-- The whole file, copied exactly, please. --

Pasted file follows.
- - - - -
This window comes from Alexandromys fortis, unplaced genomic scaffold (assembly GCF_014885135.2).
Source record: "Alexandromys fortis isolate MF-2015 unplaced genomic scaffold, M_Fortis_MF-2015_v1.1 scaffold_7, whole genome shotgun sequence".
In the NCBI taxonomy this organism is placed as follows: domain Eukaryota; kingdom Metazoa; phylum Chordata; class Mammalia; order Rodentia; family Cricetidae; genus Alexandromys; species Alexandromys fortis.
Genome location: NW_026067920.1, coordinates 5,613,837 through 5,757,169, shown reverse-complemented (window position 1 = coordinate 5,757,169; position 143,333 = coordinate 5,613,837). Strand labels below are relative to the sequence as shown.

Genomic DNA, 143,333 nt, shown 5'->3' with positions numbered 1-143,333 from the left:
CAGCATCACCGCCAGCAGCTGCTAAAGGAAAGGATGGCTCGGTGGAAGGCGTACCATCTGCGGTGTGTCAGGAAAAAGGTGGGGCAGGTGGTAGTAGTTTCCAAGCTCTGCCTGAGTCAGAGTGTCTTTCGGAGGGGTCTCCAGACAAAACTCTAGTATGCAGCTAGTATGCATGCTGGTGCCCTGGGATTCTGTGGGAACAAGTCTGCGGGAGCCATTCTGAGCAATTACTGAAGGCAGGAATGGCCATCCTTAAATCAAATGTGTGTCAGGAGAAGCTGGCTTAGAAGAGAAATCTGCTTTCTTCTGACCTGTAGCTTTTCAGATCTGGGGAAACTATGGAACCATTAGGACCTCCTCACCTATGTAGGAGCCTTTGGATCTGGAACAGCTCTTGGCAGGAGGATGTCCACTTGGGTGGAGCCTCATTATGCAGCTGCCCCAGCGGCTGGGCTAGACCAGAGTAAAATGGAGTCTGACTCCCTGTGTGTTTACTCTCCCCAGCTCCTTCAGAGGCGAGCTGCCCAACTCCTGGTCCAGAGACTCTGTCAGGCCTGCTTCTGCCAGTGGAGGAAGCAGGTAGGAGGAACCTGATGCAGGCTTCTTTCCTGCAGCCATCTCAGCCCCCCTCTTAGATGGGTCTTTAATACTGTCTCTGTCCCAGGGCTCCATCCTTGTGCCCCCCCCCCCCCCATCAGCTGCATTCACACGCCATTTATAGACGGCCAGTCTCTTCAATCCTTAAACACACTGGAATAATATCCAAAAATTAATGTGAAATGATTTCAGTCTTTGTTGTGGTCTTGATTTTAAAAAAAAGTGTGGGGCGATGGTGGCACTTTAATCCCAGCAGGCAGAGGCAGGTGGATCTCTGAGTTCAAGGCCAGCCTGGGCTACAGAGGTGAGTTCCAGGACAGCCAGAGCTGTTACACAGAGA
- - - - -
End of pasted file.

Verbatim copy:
This window comes from Alexandromys fortis, unplaced genomic scaffold (assembly GCF_014885135.2).
Source record: "Alexandromys fortis isolate MF-2015 unplaced genomic scaffold, M_Fortis_MF-2015_v1.1 scaffold_7, whole genome shotgun sequence".
In the NCBI taxonomy this organism is placed as follows: domain Eukaryota; kingdom Metazoa; phylum Chordata; class Mammalia; order Rodentia; family Cricetidae; genus Alexandromys; species Alexandromys fortis.
Genome location: NW_026067920.1, coordinates 5,613,837 through 5,757,169, shown reverse-complemented (window position 1 = coordinate 5,757,169; position 143,333 = coordinate 5,613,837). Strand labels below are relative to the sequence as shown.

Genomic DNA, 143,333 nt, shown 5'->3' with positions numbered 1-143,333 from the left:
CAGCATCACCGCCAGCAGCTGCTAAAGGAAAGGATGGCTCGGTGGAAGGCGTACCATCTGCGGTGTGTCAGGAAAAAGGTGGGGCAGGTGGTAGTAGTTTCCAAGCTCTGCCTGAGTCAGAGTGTCTTTCGGAGGGGTCTCCAGACAAAACTCTAGTATGCAGCTAGTATGCATGCTGGTGCCCTGGGATTCTGTGGGAACAAGTCTGCGGGAGCCATTCTGAGCAATTACTGAAGGCAGGAATGGCCATCCTTAAATCAAATGTGTGTCAGGAGAAGCTGGCTTAGAAGAGAAATCTGCTTTCTTCTGACCTGTAGCTTTTCAGATCTGGGGAAACTATGGAACCATTAGGACCTCCTCACCTATGTAGGAGCCTTTGGATCTGGAACAGCTCTTGGCAGGAGGATGTCCACTTGGGTGGAGCCTCATTATGCAGCTGCCCCAGCGGCTGGGCTAGACCAGAGTAAAATGGAGTCTGACTCCCTGTGTGTTTACTCTCCCCAGCTCCTTCAGAGGCGAGCTGCCCAACTCCTGGTCCAGAGACTCTGTCAGGCCTGCTTCTGCCAGTGGAGGAAGCAGGTAGGAGGAACCTGATGCAGGCTTCTTTCCTGCAGCCATCTCAGCCCCCCTCTTAGATGGGTCTTTAATACTGTCTCTGTCCCAGGGCTCCATCCTTGTGCCCCCCCCCCCCCCATCAGCTGCATTCACACGCCATTTATAGACGGCCAGTCTCTTCAATCCTTAAACACACTGGAATAATATCCAAAAATTAATGTGAAATGATTTCAGTCTTTGTTGTGGTCTTGATTTTAAAAAAAAGTGTGGGGCGATGGTGGCACTTTAATCCCAGCAGGCAGAGGCAGGTGGATCTCTGAGTTCAAGGCCAGCCTGGGCTACAGAGGTGAGTTCCAGGACAGCCAGAGCTGTTACACAGAGA